Or rather, the briefs filed for the defendants (Becerra) presented convenient arguments to the judge, who was very likely pre-disposed to find for the government regardless, that there is no legally relevant difference between automatic and semi-automatic operations. Using the logic in this case, there would appear to be no barrier to banning all semi-automatic firearms, period, whether "in common use" or not.
As is often said, judges make their decision and then write a ruling to fit the decision. With every case, the anti-gun side is fine-tuning their logic to make that easier for pre-disposed judges.
Further, the Attorney General points to a United States Army manual instructing soldiers on the use of the M-16. The manual notes that, although the M-16 is capable of automatic fire, “[t]he most important firing technique during fast-moving, modern combat is rapid semiautomatic fire.” (Ex. 19 to Chang Decl. at 3, Doc. 76-19 (emphasis added).) This is because automatic fire “is inherently less accurate than semiautomatic fire.” (Id. at 7.) Thus, the military is trained to use M-16s as if they were semiautomatic rifles because the semiautomatic mode is more effective. Reviewing similar evidence, Kolbe concluded that “in many situations, the semiautomatic fire of an AR-15 is more accurate and lethal than the automatic fire of an M16.” Kolbe, 849 F.3d at 136.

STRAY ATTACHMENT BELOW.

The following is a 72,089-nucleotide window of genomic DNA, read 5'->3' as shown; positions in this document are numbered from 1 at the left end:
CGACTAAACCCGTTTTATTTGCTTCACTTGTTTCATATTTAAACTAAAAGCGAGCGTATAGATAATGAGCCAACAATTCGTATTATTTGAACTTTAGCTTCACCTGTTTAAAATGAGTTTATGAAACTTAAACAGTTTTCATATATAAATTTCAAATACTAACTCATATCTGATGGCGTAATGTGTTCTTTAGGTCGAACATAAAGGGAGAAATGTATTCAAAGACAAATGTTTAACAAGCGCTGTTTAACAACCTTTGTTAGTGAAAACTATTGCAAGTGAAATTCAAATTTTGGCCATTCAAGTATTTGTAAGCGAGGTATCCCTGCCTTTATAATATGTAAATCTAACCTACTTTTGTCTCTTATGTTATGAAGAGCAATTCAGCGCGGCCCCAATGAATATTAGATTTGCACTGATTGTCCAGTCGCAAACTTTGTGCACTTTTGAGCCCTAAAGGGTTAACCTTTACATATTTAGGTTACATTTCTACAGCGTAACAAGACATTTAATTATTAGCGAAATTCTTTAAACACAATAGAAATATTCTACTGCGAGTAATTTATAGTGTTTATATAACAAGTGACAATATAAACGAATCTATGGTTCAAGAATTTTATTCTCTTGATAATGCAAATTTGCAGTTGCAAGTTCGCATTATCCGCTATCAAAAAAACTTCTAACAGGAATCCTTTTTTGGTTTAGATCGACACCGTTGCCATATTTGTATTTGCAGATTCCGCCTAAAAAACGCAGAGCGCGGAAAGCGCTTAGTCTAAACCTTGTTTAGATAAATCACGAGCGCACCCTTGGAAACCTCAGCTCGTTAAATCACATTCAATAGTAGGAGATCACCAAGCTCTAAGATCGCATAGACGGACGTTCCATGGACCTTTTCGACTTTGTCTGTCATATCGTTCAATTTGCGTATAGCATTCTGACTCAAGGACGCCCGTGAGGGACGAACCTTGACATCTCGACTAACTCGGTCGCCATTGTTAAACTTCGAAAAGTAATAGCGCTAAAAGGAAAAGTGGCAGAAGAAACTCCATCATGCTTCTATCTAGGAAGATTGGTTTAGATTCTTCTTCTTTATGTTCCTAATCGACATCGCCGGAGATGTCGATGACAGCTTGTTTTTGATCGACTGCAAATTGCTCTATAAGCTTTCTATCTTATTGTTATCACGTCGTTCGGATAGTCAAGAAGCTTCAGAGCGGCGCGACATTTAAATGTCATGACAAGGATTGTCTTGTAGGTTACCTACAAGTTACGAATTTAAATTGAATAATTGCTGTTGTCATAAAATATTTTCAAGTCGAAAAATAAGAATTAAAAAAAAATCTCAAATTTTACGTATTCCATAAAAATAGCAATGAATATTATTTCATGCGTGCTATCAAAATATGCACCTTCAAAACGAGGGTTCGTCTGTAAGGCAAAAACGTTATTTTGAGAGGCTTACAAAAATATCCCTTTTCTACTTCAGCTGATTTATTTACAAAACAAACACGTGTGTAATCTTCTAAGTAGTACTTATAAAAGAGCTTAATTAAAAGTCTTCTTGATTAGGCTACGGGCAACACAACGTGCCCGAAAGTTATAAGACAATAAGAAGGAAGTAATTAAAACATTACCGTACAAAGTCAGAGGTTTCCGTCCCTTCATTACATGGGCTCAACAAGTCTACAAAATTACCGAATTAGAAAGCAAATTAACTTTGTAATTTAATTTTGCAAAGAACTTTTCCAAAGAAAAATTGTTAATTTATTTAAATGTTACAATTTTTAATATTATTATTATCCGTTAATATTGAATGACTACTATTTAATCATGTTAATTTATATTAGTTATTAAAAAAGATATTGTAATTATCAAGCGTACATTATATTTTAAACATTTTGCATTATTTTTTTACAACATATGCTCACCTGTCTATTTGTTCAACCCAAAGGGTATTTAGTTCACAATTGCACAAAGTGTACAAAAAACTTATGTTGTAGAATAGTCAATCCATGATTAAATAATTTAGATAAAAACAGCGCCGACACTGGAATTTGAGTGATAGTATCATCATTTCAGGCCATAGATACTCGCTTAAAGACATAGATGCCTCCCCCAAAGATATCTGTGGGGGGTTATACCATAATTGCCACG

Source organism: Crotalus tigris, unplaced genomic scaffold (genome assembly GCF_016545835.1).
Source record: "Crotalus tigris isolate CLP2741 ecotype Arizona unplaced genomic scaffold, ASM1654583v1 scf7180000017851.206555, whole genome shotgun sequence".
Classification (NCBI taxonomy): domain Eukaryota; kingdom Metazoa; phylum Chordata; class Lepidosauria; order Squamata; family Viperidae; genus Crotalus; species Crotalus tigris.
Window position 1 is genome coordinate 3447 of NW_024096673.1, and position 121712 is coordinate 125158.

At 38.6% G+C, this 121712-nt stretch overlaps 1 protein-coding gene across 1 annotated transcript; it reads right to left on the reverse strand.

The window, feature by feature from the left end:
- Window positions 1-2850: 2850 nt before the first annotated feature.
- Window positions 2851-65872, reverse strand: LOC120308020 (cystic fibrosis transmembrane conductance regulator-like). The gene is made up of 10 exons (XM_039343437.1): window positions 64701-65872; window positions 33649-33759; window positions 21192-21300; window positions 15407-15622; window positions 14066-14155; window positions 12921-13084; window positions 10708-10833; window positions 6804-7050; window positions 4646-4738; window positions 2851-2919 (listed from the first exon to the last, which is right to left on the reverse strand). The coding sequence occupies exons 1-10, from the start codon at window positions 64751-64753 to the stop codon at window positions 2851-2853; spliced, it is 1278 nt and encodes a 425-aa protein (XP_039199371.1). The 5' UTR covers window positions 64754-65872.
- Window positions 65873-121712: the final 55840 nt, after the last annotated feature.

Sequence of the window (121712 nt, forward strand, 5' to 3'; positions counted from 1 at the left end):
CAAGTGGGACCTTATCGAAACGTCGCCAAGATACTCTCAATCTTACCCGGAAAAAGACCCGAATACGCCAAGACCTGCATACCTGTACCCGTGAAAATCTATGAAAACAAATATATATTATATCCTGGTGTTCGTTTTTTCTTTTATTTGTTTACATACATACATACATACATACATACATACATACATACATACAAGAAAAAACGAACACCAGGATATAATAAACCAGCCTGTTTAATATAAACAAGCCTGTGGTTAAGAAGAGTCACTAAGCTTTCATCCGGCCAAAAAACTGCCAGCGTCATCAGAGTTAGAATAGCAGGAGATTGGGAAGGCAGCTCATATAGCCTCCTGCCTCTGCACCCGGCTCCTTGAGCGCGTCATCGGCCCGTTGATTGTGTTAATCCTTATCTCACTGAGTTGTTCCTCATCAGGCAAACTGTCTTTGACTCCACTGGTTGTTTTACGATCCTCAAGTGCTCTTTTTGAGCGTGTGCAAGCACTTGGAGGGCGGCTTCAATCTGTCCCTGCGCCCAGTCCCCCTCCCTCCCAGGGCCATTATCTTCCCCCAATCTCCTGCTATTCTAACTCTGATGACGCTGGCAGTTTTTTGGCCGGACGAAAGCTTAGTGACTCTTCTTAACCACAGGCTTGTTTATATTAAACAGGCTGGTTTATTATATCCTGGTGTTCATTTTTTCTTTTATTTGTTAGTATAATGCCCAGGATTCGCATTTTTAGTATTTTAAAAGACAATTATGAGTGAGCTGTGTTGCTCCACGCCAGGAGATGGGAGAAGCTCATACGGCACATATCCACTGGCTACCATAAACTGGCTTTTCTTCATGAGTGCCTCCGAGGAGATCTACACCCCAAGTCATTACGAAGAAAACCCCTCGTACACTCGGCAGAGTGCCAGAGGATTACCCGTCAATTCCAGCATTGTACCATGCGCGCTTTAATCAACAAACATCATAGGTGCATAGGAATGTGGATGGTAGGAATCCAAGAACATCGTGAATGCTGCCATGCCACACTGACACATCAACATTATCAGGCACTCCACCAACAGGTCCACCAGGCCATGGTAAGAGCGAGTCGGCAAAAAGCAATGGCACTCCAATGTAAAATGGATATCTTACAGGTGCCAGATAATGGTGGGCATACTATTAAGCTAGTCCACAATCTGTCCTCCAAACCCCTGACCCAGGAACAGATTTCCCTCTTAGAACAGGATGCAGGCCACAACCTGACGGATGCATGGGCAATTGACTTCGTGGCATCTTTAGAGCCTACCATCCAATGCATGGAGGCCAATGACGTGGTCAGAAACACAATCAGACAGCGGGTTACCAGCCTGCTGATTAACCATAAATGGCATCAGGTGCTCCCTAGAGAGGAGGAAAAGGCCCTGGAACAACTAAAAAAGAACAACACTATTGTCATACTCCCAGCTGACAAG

Moreover, even if the ability to fire in automatic mode were significant, Congress found that “it is a relatively simple task to convert a semiautomatic weapon to automatic fire.” (H.R. Rpt. No. 103-489 at 18, Ex. 27 to Chang Decl., Doc. 76-27.) The Attorney General’s evidence shows that a semiautomatic weapon can easily be converted to automatic fire by installing certain parts, such as bump stocks or multiburst trigger activators. (Plaintiffs’ Response to AG’s SUF ¶ 13.) The Supreme Court in Staples v. United States, 511 U.S. 600 (1994) is in accord with the Attorney General’s evidence, as it noted that “[m]any M-16 parts are interchangeable with those in the AR-15 and can be used to convert the AR-15 into an automatic weapon.” Id. at 603.7
The logic used is that lethality and effectiveness, not arcane mechanics of automatic vs semi-automatic, is what matters when comparing it to a firearm that "may" be banned, "like" an M-16. A firearm that is found to be too lethal or effective by this logic can be banned, without even addressing how that impacts the core right, since it is then "like" an M-16 and has no protection whatsoever.
The only solution to this will be the Supreme Court intervening, at least in the 9th and most other circuits.